Dear Straight Dope:
I've always liked Richie Valens' classic, "La Bamba." The problem is, my Spanish isn't quite up to speed, and I can't understand what he's singing about. Could you help me out on this? An English translation would be helpful, also.
SDStaff Songbird replies:
No problema, Arnold. “La Bamba,” a Mexican folk song from the state of Veracruz (on the Gulf coast), is a favorite of mariachi groups everywhere (long before Richie Valens covered it). Here are the Spanish lyrics:
Para bailar La Bamba. Para bailar La Bamba se necessita una poca de gracia.
Una poca de gracia y otra cosita y arriba y arriba.
Ay! Arriba y arriba. Por ti sere por ti sere por ti sere.
Yo no soy marinero. Yo no soy marinero, soy capitan, soy capitan, soy capitan.
And now for the English translation:
To dance La Bamba. To dance La Bamba you need to be a little bit funny.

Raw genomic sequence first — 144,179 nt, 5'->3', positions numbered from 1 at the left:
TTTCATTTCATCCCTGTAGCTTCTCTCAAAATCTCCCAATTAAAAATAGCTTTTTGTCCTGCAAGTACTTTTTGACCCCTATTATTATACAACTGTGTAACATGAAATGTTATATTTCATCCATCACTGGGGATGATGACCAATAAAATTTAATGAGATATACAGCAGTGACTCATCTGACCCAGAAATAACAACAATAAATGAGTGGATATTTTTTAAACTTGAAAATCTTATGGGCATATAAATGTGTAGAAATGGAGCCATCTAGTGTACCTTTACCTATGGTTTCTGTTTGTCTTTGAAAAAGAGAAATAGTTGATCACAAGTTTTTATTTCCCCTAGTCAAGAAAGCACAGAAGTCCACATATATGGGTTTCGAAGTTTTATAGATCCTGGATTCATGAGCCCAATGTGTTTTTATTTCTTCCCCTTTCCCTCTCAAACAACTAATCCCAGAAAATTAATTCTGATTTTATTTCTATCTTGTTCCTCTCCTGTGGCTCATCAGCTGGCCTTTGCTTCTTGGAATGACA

A little bit funny and another little thing — get going, get going! (literally ‘get up and get up’)
Ay! Get going, get going. I’ll be for you, I’ll be for you, I’ll be for you.
I’m not a sailor. I’m not a sailor, I’m a captain, I’m a captain, I’m a captain.
What exactly does “La Bamba” mean? Consider: “Bambolear” means swinging or swaying, and a “bambollero/bambollera” is a someone who likes to boast (e.g., “I’m not a sailor, I’m a captain!”).
The song is a play on words. Spanish words.
Perhaps that’s why it’s better left in Spanish.
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